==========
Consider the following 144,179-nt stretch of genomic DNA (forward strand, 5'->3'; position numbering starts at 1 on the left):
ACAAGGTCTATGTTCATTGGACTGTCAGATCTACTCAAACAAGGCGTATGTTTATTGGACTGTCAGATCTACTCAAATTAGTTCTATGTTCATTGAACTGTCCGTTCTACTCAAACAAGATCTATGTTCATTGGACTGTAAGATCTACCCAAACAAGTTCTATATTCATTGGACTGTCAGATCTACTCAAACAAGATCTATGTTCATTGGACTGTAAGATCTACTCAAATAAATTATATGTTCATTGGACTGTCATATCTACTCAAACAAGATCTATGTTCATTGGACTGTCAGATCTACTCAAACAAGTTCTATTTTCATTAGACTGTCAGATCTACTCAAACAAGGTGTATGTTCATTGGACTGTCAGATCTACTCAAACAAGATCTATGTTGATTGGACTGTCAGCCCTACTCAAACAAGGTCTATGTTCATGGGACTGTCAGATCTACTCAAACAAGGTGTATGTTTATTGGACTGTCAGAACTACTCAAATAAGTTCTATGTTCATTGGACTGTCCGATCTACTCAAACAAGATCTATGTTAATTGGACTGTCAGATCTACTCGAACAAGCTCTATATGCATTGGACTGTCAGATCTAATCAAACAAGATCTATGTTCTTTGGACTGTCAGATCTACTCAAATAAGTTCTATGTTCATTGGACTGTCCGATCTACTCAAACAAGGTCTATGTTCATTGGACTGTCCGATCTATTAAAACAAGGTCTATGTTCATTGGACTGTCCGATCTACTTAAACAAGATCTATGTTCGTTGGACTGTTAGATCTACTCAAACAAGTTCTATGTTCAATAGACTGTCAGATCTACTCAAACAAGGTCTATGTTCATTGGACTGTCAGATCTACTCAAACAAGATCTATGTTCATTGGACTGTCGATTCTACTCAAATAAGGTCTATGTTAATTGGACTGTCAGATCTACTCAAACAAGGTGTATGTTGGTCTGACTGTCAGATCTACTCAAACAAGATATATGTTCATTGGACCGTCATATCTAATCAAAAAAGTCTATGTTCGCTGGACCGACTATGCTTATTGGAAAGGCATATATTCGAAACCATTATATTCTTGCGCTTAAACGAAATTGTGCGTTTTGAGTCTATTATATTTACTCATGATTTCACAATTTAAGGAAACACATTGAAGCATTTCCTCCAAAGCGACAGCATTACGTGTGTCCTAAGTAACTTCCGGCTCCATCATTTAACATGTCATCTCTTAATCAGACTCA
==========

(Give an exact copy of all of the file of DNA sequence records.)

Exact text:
Consider the following 144,179-nt stretch of genomic DNA (forward strand, 5'->3'; position numbering starts at 1 on the left):
ACAAGGTCTATGTTCATTGGACTGTCAGATCTACTCAAACAAGGCGTATGTTTATTGGACTGTCAGATCTACTCAAATTAGTTCTATGTTCATTGAACTGTCCGTTCTACTCAAACAAGATCTATGTTCATTGGACTGTAAGATCTACCCAAACAAGTTCTATATTCATTGGACTGTCAGATCTACTCAAACAAGATCTATGTTCATTGGACTGTAAGATCTACTCAAATAAATTATATGTTCATTGGACTGTCATATCTACTCAAACAAGATCTATGTTCATTGGACTGTCAGATCTACTCAAACAAGTTCTATTTTCATTAGACTGTCAGATCTACTCAAACAAGGTGTATGTTCATTGGACTGTCAGATCTACTCAAACAAGATCTATGTTGATTGGACTGTCAGCCCTACTCAAACAAGGTCTATGTTCATGGGACTGTCAGATCTACTCAAACAAGGTGTATGTTTATTGGACTGTCAGAACTACTCAAATAAGTTCTATGTTCATTGGACTGTCCGATCTACTCAAACAAGATCTATGTTAATTGGACTGTCAGATCTACTCGAACAAGCTCTATATGCATTGGACTGTCAGATCTAATCAAACAAGATCTATGTTCTTTGGACTGTCAGATCTACTCAAATAAGTTCTATGTTCATTGGACTGTCCGATCTACTCAAACAAGGTCTATGTTCATTGGACTGTCCGATCTATTAAAACAAGGTCTATGTTCATTGGACTGTCCGATCTACTTAAACAAGATCTATGTTCGTTGGACTGTTAGATCTACTCAAACAAGTTCTATGTTCAATAGACTGTCAGATCTACTCAAACAAGGTCTATGTTCATTGGACTGTCAGATCTACTCAAACAAGATCTATGTTCATTGGACTGTCGATTCTACTCAAATAAGGTCTATGTTAATTGGACTGTCAGATCTACTCAAACAAGGTGTATGTTGGTCTGACTGTCAGATCTACTCAAACAAGATATATGTTCATTGGACCGTCATATCTAATCAAAAAAGTCTATGTTCGCTGGACCGACTATGCTTATTGGAAAGGCATATATTCGAAACCATTATATTCTTGCGCTTAAACGAAATTGTGCGTTTTGAGTCTATTATATTTACTCATGATTTCACAATTTAAGGAAACACATTGAAGCATTTCCTCCAAAGCGACAGCATTACGTGTGTCCTAAGTAACTTCCGGCTCCATCATTTAACATGTCATCTCTTAATCAGACTCA